Man sentenced to 8 years for series of crimes
A man with a history of building explosive devices — including an incident in which he threatened to use them to carry out an attack at Palisade High School when he was a student there — has been sentenced to eight years in prison.
The sentence handed down last week by Mesa County District Judge Richard Gurley for Robert Del Johnson, 25, was less than the 10 years sought by prosecutors but more than the three years requested by defense attorneys, according to Deputy District Attorney Danielle Warly.
The sentence covers numerous crimes committed by Johnson late last year and early this year that had drugs as a common thread weaving through them.
He was first arrested in November for breaking into a storage unit and stealing more than $400 worth of items. Police found him in possession of methamphetamine and burglary tools, Warly said.
A series of arrests followed: He was found building pipe bombs in a garage he had been staying in. He broke into the house of two former roommates who had taken him in and stole a number of items, including a knife collection. He stole a Chevrolet Suburban and broke into another sport-utility vehicle and stole items including a gun, stereo system and wallet. He then sold the gun for meth, and the firearm was used in the commission of another crime, according to Warly.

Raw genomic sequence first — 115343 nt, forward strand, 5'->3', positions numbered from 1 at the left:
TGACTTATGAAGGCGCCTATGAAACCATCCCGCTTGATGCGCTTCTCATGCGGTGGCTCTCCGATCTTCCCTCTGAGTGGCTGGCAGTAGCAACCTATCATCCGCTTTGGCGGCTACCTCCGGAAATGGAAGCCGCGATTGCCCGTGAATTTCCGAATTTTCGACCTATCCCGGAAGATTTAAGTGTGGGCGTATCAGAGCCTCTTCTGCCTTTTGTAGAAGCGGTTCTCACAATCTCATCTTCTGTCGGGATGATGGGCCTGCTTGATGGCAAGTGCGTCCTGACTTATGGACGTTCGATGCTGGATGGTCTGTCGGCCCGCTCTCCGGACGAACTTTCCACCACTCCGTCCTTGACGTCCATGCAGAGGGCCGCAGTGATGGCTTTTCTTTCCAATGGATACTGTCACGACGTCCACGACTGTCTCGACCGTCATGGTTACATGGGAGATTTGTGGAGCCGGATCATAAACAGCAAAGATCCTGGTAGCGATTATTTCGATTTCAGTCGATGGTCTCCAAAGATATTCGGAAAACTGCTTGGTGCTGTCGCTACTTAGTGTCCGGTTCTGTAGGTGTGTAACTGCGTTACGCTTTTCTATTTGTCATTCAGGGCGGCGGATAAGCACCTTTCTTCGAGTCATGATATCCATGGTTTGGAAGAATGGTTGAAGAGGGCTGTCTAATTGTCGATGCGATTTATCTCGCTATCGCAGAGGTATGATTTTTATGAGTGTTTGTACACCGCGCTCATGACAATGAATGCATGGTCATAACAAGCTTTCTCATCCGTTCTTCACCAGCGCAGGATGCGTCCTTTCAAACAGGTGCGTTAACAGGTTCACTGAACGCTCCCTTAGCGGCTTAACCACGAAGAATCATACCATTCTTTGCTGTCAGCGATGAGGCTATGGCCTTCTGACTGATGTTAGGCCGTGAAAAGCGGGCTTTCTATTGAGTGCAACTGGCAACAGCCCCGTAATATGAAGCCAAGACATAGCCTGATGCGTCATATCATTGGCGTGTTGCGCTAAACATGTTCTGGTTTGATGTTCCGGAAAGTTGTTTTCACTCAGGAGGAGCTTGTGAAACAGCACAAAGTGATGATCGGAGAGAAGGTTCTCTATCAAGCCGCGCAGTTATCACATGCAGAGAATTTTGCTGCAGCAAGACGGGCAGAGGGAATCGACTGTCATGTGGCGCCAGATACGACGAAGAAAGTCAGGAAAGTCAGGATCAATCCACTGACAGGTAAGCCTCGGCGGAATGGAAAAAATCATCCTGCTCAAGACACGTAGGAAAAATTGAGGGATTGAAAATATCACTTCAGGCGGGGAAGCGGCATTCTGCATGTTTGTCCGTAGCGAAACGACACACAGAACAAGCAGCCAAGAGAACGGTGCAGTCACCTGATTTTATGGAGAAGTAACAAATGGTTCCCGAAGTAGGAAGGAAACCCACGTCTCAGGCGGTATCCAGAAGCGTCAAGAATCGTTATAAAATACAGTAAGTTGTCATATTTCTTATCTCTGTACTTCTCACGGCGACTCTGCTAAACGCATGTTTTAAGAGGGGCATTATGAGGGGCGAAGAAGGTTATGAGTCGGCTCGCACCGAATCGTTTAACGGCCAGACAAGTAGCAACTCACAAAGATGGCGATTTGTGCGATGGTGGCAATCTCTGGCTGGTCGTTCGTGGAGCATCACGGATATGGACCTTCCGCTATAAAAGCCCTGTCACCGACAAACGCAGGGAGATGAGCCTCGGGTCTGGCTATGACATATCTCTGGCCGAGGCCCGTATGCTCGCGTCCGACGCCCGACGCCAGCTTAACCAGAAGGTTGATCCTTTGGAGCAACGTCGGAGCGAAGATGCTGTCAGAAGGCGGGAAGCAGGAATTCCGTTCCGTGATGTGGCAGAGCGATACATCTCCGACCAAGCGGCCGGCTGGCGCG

In all, Johnson pleaded guilty to felony counts of burglary, possession of an explosive device, theft, first-degree criminal trespass and possession of a weapon by a previous offender, as well as a misdemeanor count of motor-vehicle theft.
Johnson’s criminal history dates back to at least 2009, when, as a student at Palisade, he threatened to detonate bombs at the school. He was sentenced to two years in Community Corrections after failing to comply with an earlier deferred sentence, according to court records.
He was arrested again in 2013 after friends told police he had threatened to build pipe bombs and “kill everyone.” He was sentenced to three years probation and was just getting ready to complete that sentence when he violated the terms, then was arrested on the new cases, Warly said.
Warly said she typically tries to show compassion toward defendants who abuse drugs in the cases she handles because she wants them to get help. In this case, though, she said the impacts of Johnson’s drug addiction extended beyond him.
“If someone’s substance abuse issues are causing a lot of harm, then that’s when we need to evaluate this as being beyond a drug issue,” she said.